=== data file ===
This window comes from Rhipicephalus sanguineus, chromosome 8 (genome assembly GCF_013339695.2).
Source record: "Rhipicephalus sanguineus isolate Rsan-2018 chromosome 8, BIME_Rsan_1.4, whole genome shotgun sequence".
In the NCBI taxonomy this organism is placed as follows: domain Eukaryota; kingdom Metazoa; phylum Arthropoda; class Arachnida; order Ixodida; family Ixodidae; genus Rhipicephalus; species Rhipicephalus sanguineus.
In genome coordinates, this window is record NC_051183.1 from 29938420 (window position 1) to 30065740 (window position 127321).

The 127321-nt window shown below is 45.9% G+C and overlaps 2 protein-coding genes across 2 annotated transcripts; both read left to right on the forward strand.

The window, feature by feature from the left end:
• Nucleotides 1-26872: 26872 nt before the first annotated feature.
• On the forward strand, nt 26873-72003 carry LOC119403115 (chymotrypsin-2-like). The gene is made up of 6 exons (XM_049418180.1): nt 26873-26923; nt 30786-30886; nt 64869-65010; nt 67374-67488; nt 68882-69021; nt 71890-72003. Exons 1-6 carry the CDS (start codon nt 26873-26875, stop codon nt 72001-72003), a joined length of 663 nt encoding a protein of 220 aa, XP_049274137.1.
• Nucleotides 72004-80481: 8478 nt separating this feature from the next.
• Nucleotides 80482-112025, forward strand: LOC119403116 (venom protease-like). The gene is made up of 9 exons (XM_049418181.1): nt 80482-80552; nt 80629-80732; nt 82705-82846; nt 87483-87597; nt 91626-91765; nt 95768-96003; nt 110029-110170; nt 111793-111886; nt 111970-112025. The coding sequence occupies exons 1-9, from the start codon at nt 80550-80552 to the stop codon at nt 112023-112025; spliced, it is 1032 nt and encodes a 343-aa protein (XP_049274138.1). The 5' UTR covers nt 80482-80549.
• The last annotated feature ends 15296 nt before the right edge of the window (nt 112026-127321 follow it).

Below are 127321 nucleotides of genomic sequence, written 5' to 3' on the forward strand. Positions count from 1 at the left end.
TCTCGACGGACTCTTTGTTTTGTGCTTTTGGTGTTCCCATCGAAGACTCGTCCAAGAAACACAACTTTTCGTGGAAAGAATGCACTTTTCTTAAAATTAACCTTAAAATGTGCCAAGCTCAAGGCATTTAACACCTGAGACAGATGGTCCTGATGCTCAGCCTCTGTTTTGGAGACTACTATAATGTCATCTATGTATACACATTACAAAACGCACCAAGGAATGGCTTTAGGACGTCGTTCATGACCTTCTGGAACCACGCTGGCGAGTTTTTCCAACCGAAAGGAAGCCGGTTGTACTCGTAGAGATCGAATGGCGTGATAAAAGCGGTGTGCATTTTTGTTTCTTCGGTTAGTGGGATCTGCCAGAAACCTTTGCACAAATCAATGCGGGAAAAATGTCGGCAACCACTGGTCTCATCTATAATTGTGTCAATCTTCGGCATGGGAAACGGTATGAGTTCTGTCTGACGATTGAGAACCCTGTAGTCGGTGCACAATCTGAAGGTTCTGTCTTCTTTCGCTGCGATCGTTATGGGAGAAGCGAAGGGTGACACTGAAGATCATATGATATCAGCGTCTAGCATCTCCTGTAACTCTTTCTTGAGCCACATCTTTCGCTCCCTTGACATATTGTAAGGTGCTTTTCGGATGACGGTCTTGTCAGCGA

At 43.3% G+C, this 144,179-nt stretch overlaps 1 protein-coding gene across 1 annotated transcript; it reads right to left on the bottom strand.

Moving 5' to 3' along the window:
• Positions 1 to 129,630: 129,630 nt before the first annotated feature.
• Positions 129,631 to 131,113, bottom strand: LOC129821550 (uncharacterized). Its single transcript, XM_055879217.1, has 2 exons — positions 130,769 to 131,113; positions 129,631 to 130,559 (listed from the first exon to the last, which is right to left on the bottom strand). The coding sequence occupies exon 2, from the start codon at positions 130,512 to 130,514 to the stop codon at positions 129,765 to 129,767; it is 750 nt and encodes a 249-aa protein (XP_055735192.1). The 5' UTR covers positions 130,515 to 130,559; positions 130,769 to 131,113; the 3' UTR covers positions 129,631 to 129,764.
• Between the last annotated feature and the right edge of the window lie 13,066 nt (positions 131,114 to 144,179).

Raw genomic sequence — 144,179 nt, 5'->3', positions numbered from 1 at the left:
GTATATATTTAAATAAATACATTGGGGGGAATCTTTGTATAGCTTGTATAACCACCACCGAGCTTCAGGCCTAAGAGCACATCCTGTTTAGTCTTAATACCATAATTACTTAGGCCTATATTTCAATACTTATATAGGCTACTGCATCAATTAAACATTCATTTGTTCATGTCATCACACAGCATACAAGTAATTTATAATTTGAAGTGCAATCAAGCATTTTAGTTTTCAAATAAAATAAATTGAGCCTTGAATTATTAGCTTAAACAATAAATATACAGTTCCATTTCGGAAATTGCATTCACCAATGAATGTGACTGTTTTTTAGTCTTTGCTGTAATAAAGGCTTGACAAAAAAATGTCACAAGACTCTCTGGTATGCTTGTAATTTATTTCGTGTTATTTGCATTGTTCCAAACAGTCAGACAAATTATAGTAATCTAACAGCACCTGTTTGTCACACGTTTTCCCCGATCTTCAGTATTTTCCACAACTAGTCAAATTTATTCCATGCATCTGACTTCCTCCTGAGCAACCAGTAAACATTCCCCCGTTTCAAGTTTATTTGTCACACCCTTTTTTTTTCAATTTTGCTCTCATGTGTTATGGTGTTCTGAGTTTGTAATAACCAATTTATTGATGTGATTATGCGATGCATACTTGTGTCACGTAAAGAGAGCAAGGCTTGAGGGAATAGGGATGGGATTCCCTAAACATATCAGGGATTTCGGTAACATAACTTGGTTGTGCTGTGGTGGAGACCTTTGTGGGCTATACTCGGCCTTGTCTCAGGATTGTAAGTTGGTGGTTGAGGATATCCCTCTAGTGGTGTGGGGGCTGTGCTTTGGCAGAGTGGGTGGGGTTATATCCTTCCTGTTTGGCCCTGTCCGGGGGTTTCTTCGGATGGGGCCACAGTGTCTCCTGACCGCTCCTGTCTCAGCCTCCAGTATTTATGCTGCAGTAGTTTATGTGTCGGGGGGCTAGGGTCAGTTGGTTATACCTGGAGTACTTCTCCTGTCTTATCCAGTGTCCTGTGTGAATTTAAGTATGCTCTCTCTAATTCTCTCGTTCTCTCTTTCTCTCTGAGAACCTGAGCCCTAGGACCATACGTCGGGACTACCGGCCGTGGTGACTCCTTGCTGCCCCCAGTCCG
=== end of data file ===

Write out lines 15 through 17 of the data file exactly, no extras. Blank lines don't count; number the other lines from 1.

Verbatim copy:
Moving 5' to 3' along the window:
• Positions 1 to 129,630: 129,630 nt before the first annotated feature.
• Positions 129,631 to 131,113, bottom strand: LOC129821550 (uncharacterized). Its single transcript, XM_055879217.1, has 2 exons — positions 130,769 to 131,113; positions 129,631 to 130,559 (listed from the first exon to the last, which is right to left on the bottom strand). The coding sequence occupies exon 2, from the start codon at positions 130,512 to 130,514 to the stop codon at positions 129,765 to 129,767; it is 750 nt and encodes a 249-aa protein (XP_055735192.1). The 5' UTR covers positions 130,515 to 130,559; positions 130,769 to 131,113; the 3' UTR covers positions 129,631 to 129,764.